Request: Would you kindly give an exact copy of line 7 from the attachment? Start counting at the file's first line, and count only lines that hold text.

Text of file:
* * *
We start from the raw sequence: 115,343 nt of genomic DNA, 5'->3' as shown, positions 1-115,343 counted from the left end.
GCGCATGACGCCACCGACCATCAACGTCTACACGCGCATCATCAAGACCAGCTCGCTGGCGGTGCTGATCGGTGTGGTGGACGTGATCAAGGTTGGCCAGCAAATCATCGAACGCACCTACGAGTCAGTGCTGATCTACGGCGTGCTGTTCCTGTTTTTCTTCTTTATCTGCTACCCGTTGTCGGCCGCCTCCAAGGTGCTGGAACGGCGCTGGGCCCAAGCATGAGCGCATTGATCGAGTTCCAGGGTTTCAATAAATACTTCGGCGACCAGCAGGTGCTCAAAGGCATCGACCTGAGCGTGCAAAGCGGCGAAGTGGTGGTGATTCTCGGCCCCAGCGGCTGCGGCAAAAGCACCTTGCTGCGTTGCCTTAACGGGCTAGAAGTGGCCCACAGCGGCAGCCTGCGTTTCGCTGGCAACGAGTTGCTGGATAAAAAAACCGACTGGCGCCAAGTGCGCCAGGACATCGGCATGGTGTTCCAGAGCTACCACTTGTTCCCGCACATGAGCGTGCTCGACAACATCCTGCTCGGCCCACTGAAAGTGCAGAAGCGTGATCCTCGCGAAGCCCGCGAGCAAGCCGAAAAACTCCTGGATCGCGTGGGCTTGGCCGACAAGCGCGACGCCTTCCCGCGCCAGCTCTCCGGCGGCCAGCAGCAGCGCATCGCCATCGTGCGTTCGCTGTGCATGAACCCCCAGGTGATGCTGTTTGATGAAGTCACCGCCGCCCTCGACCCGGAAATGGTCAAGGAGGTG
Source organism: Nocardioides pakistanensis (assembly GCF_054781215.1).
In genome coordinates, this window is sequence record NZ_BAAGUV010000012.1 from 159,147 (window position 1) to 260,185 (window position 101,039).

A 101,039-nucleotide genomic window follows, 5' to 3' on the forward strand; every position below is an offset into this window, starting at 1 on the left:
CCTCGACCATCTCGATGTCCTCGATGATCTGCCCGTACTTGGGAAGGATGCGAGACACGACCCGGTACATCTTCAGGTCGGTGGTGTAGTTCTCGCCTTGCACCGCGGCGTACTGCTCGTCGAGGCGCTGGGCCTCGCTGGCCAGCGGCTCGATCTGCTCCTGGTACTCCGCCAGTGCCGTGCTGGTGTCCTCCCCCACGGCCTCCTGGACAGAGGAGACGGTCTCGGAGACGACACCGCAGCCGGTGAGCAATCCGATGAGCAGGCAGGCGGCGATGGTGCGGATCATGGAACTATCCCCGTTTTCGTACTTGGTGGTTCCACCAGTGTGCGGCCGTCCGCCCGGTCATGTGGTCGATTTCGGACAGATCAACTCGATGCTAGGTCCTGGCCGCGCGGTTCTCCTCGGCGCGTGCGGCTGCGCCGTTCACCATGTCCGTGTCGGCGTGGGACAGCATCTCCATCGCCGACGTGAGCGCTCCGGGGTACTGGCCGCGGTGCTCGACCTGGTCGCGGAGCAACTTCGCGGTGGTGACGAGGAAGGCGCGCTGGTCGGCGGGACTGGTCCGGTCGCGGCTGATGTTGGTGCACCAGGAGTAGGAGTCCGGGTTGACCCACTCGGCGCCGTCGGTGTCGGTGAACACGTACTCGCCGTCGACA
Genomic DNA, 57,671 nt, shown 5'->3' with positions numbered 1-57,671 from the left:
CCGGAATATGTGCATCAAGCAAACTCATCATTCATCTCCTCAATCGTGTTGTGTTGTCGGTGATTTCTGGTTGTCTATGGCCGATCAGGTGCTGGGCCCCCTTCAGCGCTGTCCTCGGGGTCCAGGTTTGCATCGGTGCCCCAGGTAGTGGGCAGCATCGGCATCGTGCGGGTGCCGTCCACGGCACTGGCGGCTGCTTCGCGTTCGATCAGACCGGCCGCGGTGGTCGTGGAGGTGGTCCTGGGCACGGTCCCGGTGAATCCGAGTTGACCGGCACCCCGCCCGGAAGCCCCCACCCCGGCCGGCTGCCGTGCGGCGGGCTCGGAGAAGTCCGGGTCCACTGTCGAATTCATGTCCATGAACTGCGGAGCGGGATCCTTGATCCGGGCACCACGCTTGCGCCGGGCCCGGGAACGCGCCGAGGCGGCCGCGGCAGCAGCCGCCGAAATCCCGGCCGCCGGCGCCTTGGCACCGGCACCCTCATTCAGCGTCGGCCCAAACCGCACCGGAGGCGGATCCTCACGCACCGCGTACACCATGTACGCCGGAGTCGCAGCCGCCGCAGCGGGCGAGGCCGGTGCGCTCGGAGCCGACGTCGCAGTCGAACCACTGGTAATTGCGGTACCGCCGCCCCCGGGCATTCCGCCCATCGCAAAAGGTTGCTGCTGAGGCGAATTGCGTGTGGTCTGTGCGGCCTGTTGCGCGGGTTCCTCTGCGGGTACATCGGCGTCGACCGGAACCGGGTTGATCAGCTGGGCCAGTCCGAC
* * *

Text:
Genomic DNA, 57,671 nt, shown 5'->3' with positions numbered 1-57,671 from the left: